Take the 2-minute tour ×
TeX - LaTeX Stack Exchange is a question and answer site for users of TeX, LaTeX, ConTeXt, and related typesetting systems. It's 100% free, no registration required.

I'm trying to align complex numbers in the middle of a table column using the siunitx package for nicer alignment, but the numbers are centring based on where the decimal point would be on the real parts.

Here's my MWE:

\documentclass[a4paper]{article}

\usepackage{booktabs}
\usepackage{array}
\usepackage{siunitx}
\sisetup{
    output-complex-root = \ensuremath{\mathrm{j}},
    complex-root-position = before-number
}
\begin{document}
\begin{table}[h!]
    \caption{Bus Loads}
    \label{fig:figurename}
    \centering
        \begin{tabular}{l|S[]}
        \toprule
        \textbf{Bus} & \multicolumn{1}{c}{\textbf{Bus Load (MVA)}} \\
        \midrule
            b1 & 50 + j30.99 \\
            b2 & 170 + j105.35\\
            b3 & 200 + j123.94 \\
            b4 & 150 + j49.58 \\
        \bottomrule
        \end{tabular}
\end{table}
\end{document}

And here's the output:

MWE output

I'd like the complex numbers to be more aligned in the centre of the column. Any idea how to do this?

I've tried passing the option table-number-alignment=left to the column, but then the imaginary part disappears:

MWE output with table-number-alignment=left

share|improve this question
    
I tested the same formatting with the dcolumn package just to see if it is not limited to siunitx and I ended up with the same alignment. I don't know if it is a related problem though. –  hpesoj626 Nov 21 '12 at 6:12

3 Answers 3

up vote 8 down vote accepted

Now that we know that complex numbers are not fully supported by the siunitx package, here is a workaround that adapts DrJay's solution and uses the collcell package to automate the formatting of the number in that the integer real part is right aligned so that the + sign is aligned:

enter image description here

Notes:

  • The real part is currently right aligned -- could be enhanced to align on the decimal point. Let me know if this is required.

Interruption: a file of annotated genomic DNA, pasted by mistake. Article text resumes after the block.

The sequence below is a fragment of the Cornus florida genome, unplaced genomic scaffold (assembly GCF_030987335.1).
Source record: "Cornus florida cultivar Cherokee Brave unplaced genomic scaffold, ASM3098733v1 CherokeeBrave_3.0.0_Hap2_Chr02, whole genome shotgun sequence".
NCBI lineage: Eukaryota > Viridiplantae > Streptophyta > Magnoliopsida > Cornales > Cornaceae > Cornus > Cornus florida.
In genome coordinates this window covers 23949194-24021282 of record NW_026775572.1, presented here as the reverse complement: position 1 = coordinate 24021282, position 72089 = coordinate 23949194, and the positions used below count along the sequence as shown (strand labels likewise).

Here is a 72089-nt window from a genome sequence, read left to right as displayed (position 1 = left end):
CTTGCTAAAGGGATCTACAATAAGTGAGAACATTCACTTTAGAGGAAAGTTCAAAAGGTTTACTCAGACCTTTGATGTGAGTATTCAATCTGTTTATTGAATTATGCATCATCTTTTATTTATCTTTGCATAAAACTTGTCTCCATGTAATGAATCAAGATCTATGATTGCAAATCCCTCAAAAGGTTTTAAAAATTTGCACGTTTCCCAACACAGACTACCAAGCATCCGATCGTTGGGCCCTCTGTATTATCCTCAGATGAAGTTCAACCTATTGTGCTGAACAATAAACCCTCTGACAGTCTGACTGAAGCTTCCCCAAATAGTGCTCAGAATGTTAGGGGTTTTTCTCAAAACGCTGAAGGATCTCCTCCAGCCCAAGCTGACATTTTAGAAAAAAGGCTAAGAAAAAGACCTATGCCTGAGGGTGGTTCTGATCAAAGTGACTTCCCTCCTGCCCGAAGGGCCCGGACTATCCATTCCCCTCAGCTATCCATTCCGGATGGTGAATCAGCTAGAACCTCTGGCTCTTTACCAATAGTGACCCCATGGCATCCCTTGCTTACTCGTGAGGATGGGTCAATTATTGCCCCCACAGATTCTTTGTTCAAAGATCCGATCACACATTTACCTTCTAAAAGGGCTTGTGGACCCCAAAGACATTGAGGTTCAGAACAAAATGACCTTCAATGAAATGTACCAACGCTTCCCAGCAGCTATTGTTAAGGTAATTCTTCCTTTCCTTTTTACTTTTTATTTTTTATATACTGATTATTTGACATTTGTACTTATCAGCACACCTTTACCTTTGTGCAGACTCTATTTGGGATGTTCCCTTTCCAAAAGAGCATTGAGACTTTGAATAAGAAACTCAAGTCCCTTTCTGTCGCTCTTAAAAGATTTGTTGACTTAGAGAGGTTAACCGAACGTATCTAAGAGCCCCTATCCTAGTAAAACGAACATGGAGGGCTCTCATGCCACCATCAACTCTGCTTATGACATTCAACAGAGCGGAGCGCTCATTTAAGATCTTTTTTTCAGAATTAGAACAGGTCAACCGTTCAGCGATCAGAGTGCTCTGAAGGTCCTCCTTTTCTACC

• The imaginary part is left aligned. This could also be adjusted as needed.

Code:

\documentclass[a4paper]{article}

\usepackage{booktabs}
\usepackage{array}
\usepackage{siunitx}
\usepackage{xstring}
\usepackage{collcell}

\sisetup{
    output-complex-root = \ensuremath{\mathrm{j}},
    complex-root-position = before-number
}

\newlength{\WidestRealNum}
\settowidth{\WidestRealNum}{$99999$}
\newcommand*{\ApplyNumFormatting}[1]{%
    \StrBefore{#1}{+}[\RealPart]%
    \StrBehind{#1}{j}[\ImagPart]%
    $\makebox[\WidestRealNum][r]{$\RealPart$} + j\,\ImagPart$%
}%
\newcolumntype{N}{>{\collectcell\ApplyNumFormatting}l<{\endcollectcell}}

\begin{document}
\begin{table}[h!]
    \caption{Bus Loads}
    \label{fig:figurename}
    \centering
        \begin{tabular}{l|N}
        \toprule
        \textbf{Bus} & \multicolumn{1}{c}{\textbf{Bus Load (MVA)}} \\
        \midrule
            b1 &  50 + j 30.99 \\
            b2 & 170 + j105.35\\
            b3 & 200 + j123.94 \\
            b4 & 150 + j49.58 \\
        \bottomrule
        \end{tabular}
\end{table}
\end{document}
share|improve this answer
    
Not sure what you are up to with \jmath: it's for adding an accent to! Here, a normal j would be correct. –  Joseph Wright Nov 21 '12 at 8:50
    
@JosephWright: Ok, will correct -- I normally use the dotless variants for complex numbers. –  Peter Grill Nov 21 '12 at 8:52